Another annoyance is companion training. Periodically you have to send your companions off for training to level them up, and each time it takes longer and longer (eg. up to 30 minutes or more). If you don’t want to be down that long, you can, of course, spend AD to complete the process instantaneously. It’s outrageously expensive, however, so you’ll have to go out of your way to earn that much AD from gameplay without getting out your credit card. Fortunately, you can survive without a companion. In fact, the companions I’ve had don’t really do that much. I’d say they are about 80% cosmetic.

I can deal with the bags and companions, but this next example is very annoying. You can attach enchantments to your gear to improve them, but if you make a mistake or want to upgrade one, you have to pay AD to remove them. Unlike identification scrolls, these removals cost quite a lot, and it gets more and more expensive the higher the level of gear. I blew half of my starting AD trying to upgrade enchantments. After that, I decided I would either not use enchantments at all or just overlay them without saving the old ones. The content is generally pretty easy anyway, so there’s no compelling need for the modest boosts you get from enchantments. And you get enchantments like candy falling from the sky, so it’s not hard to replace ones you lose.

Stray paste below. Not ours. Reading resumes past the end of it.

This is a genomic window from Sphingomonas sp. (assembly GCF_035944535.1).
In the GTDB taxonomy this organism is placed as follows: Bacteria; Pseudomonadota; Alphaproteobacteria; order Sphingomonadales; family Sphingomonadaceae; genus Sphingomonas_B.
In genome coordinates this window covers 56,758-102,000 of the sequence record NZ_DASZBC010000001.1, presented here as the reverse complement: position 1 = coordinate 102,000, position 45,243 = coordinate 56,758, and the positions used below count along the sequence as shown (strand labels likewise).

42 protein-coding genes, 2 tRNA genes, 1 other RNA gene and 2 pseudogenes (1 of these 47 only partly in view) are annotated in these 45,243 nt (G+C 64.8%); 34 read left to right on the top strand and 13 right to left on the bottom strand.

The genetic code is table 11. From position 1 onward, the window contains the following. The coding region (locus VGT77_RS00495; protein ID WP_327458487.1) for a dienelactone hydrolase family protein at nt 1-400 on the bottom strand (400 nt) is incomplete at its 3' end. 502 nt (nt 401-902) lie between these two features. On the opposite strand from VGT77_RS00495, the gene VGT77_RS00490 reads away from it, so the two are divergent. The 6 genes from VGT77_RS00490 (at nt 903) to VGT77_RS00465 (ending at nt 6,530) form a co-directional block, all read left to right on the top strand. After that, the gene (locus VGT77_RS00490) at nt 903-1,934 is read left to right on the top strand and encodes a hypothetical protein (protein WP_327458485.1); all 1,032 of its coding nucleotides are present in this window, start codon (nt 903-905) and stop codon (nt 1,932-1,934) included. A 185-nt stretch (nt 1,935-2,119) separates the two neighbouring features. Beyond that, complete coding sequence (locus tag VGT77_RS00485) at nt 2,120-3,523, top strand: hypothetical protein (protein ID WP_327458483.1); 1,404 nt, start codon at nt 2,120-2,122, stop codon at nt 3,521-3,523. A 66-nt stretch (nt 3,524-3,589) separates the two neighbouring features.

But even *more* annoying than that is that you have to spend AD to re-spec your feats and powers. A lot of AD. I think you get one free re-spec if you buy the founder’s pack, but other than that, you’ll want to save up your AD for when you get to level 60.

I haven’t made up my mind about crafting yet. It’s an interesting system, but so far it seems kind of pointless. I’m level 48 with around rank 9 tailoring and I have yet to be able to craft a more useful item than regular drops. The main purpose of my crafting so far is to … level up my crafting.

So far the fun gameplay in Neverwinter still outweighs the obnoxious business model, but not by much. If I get a month of entertainment out of it, I suppose it will be worth it.